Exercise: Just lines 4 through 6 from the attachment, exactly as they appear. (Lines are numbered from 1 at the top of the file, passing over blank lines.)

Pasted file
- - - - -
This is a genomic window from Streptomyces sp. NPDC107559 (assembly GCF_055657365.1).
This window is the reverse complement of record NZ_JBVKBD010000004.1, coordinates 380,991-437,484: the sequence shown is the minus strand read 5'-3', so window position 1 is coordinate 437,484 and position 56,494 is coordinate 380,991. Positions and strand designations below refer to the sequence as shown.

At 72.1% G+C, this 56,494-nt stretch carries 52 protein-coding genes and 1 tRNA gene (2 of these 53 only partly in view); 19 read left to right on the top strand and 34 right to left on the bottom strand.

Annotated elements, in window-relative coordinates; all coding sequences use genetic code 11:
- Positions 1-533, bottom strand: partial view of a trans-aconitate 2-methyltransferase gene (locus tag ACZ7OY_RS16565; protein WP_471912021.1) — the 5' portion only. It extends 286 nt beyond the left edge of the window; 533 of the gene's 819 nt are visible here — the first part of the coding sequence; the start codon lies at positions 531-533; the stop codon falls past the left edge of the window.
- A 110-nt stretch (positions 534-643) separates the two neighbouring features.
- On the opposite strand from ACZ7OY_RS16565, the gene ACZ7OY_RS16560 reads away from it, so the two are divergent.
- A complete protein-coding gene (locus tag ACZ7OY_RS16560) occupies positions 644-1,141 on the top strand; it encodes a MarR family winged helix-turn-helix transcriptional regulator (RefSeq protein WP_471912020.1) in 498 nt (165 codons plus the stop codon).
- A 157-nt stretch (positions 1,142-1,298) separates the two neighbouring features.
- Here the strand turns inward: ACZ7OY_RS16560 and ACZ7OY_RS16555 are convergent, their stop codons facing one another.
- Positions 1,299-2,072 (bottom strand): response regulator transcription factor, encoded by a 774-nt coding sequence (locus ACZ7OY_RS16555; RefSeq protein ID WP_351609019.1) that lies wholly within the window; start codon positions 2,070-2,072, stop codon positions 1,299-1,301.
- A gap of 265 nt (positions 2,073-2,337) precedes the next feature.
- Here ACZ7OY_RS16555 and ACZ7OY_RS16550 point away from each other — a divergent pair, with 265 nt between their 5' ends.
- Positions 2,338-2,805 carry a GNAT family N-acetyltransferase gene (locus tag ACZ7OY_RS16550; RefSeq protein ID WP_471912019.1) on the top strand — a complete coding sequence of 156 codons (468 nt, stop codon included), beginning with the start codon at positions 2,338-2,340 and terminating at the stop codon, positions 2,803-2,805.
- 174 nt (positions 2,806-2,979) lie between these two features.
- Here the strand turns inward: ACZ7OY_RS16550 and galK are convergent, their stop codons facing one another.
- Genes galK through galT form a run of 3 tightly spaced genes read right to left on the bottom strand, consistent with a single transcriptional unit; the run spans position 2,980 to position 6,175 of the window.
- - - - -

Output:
Annotated elements, in window-relative coordinates; all coding sequences use genetic code 11:
- Positions 1-533, bottom strand: partial view of a trans-aconitate 2-methyltransferase gene (locus tag ACZ7OY_RS16565; protein WP_471912021.1) — the 5' portion only. It extends 286 nt beyond the left edge of the window; 533 of the gene's 819 nt are visible here — the first part of the coding sequence; the start codon lies at positions 531-533; the stop codon falls past the left edge of the window.
- A 110-nt stretch (positions 534-643) separates the two neighbouring features.